On the related topic of international influence – although it is a moot point why the British would want to have anything to do with a world full of jihadists and Putins and celebrity climate activists instead of, for instance, filling their coastal waters with sea-mines and aggressive sharks and painting NOBODY AT HOME in giant letters along the cliffs – it is urged upon the UK that, in order for her voice to be heard in the world, she should ideally not have one: rather, she should let the EU speak for her instead, negotiate trade deals and international banking rules and the latest cripplingly expensive environmental obligations on her behalf, and eventually replace her on the UN security council and take command of her armed forces. That this utterly ludicrous notion is actually capable of wining over a greater number British supporters than zero is definitive proof that they are insane.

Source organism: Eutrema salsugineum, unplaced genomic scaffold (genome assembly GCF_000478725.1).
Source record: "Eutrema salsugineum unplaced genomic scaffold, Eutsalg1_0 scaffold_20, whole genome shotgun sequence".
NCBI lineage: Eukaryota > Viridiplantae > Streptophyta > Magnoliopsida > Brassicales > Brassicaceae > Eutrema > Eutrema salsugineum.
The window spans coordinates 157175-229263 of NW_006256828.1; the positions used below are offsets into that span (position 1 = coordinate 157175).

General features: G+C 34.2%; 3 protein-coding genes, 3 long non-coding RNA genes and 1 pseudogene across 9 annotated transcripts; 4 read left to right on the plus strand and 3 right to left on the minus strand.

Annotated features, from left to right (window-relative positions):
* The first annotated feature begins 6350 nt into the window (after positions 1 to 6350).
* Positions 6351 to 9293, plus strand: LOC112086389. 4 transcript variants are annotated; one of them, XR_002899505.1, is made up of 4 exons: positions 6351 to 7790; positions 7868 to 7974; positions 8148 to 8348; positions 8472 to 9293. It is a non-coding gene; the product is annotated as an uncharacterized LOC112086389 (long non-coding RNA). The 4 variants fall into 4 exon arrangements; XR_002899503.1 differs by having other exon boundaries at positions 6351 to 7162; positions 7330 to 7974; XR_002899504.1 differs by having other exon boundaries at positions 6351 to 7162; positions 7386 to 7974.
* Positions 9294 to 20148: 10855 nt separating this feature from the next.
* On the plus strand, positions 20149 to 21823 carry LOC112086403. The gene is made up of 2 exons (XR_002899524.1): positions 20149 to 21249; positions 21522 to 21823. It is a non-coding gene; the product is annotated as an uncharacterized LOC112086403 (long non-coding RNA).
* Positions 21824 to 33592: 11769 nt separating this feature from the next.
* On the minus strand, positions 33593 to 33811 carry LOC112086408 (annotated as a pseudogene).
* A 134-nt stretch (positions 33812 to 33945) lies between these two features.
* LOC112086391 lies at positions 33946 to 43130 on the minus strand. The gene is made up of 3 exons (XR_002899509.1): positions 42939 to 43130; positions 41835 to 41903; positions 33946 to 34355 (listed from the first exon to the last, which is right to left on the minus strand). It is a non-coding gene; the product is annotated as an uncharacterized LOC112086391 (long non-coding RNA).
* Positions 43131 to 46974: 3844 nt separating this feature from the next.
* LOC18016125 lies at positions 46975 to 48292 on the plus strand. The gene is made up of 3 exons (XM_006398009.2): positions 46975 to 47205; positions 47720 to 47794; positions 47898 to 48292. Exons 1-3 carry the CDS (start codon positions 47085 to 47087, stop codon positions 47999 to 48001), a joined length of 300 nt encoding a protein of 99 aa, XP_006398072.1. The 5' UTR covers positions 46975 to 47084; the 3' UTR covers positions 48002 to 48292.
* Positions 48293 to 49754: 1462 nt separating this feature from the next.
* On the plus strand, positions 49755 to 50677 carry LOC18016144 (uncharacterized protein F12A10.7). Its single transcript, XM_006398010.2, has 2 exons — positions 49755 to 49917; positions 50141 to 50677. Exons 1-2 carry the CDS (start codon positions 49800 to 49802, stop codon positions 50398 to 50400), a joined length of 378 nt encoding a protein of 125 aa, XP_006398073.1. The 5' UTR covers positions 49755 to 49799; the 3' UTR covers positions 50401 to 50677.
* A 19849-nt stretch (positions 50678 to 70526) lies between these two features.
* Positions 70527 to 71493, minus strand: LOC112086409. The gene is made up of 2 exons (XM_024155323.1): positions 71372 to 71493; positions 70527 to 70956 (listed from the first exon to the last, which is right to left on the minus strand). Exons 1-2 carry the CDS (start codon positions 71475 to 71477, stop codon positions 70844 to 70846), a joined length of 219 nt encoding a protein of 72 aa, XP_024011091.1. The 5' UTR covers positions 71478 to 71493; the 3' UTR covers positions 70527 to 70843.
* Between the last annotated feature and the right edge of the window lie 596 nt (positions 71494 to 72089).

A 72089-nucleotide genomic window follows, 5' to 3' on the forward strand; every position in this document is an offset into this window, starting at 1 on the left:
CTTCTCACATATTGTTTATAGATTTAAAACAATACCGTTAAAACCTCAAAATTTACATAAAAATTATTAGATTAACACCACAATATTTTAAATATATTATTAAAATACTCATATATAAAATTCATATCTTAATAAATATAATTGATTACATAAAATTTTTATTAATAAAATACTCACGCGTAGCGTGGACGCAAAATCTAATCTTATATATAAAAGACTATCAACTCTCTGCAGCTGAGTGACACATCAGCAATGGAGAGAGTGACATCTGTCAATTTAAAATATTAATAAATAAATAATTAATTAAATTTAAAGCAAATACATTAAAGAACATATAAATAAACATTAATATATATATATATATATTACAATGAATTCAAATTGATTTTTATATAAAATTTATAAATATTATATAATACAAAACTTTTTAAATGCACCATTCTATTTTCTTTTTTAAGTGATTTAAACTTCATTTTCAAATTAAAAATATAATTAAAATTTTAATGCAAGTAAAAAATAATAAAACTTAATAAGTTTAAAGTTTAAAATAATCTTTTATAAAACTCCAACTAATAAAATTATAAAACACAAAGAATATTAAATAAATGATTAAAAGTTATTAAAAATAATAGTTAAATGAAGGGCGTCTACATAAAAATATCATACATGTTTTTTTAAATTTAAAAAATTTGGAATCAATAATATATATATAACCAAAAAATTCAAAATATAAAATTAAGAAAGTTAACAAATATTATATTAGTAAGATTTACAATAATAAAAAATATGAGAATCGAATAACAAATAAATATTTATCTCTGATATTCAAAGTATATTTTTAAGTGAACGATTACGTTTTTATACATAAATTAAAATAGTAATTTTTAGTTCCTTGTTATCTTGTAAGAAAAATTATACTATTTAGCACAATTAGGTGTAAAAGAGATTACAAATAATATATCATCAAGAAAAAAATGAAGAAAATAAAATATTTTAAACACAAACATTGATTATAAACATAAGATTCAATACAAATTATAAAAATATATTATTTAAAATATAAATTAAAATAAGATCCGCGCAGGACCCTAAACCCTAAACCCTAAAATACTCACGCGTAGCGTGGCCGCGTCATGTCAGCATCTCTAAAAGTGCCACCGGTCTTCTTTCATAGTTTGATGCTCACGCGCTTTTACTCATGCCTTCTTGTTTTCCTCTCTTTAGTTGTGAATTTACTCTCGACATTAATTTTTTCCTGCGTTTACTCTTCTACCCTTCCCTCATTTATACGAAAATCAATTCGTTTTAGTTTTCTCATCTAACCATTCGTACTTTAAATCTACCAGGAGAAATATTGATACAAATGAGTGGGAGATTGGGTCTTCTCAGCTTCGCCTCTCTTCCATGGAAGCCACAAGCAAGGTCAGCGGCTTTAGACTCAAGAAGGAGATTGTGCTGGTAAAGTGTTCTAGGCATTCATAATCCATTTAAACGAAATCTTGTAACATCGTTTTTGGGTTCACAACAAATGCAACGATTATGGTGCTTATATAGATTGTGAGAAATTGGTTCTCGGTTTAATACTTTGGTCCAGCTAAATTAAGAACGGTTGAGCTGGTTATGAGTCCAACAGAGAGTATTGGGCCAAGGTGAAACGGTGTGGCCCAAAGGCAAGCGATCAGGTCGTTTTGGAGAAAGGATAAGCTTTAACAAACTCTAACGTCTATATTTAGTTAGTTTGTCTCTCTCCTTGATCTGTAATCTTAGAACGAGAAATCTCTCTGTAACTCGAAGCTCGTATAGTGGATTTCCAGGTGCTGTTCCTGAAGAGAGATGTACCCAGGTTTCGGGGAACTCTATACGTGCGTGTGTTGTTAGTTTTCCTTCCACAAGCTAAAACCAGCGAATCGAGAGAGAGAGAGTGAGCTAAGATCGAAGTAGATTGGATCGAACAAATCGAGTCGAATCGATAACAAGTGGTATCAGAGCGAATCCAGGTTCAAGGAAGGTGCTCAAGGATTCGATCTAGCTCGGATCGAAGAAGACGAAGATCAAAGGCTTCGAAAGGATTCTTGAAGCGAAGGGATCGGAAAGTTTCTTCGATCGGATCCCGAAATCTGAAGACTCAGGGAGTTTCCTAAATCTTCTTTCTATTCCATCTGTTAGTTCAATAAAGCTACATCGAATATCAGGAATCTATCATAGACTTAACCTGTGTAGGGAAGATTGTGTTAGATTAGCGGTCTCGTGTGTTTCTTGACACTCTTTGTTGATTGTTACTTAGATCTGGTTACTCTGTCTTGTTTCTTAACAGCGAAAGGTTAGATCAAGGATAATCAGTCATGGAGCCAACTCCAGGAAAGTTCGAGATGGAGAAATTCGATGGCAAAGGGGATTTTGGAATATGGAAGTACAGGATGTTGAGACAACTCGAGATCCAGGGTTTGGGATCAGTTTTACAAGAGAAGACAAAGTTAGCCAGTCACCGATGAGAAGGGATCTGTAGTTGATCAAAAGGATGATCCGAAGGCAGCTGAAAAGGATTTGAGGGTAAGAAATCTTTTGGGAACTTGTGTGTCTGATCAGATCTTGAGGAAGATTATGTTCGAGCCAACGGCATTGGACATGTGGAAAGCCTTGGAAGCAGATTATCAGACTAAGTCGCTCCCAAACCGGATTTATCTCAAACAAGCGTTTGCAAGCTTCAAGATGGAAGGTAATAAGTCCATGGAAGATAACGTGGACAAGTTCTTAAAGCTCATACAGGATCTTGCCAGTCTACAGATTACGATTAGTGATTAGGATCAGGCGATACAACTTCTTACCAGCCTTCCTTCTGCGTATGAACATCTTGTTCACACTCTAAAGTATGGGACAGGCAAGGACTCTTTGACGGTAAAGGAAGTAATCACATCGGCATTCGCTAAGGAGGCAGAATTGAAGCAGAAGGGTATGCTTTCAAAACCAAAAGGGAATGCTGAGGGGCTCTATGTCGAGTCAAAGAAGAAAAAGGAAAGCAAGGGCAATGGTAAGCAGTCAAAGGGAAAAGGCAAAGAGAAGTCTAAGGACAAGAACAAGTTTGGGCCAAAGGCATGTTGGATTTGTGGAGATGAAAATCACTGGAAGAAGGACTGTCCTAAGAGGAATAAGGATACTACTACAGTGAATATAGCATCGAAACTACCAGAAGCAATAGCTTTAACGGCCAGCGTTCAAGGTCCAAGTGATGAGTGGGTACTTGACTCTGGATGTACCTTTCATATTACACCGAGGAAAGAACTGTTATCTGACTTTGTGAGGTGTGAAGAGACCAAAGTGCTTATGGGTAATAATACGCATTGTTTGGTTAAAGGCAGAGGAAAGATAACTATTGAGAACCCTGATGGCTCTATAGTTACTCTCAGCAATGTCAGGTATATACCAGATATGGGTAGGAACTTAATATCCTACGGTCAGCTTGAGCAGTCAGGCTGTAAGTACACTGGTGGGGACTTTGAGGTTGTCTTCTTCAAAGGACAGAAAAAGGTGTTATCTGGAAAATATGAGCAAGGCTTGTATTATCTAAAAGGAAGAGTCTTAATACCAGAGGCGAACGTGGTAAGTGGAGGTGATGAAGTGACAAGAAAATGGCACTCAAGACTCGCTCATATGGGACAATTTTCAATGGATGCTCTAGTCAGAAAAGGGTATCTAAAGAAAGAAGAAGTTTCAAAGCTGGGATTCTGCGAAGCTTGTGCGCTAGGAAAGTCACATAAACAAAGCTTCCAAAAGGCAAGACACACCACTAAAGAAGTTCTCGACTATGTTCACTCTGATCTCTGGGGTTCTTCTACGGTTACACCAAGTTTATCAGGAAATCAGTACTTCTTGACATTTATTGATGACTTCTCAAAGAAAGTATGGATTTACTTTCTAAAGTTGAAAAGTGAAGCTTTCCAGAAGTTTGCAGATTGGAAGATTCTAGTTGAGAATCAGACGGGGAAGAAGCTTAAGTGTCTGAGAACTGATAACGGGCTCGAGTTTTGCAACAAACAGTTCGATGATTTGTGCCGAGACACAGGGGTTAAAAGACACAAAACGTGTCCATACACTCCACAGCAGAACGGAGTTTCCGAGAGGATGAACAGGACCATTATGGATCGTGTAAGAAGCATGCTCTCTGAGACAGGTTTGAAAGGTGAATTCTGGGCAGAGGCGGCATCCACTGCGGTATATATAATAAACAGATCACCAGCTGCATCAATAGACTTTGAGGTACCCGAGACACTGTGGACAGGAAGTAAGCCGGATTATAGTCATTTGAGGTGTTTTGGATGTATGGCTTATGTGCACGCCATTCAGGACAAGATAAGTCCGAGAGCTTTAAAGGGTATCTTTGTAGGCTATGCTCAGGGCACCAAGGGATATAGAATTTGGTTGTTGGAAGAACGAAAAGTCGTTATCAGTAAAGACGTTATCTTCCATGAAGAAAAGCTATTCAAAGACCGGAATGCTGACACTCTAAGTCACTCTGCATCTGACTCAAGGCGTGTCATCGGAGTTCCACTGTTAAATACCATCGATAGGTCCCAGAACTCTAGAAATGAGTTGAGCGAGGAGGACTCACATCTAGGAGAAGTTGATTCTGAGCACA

As we have mentioned coastal waters, we also note that the UK’s territorial seas are now more or less fish-free thanks to the Common Fisheries Policy – a stroke of brilliance by which the EU declared that all its provinces’ fisheries were a common resource, sneakily omitting to mention that all the fish except for one elderly and inedible tuna off the coast of Portugal were in British waters. Almost immediately, Britain’s fishing fleets were destroyed and its seaside towns came to resemble the Mad Max scenario outlined above. Similarly, the Common Agricultural Policy was enacted with the apparent objective of being a very expensive means of allowing French farmers to drink red wine and smoke Gauloises all day while ensuring that all Europeans pay more for their food and that developing countries’ impoverished producers get paid far less for growing it. Neither of these things was even mentioned by the British Prime Minister in his recent request for reforms to the EU before the Referendum. You see, they are insane.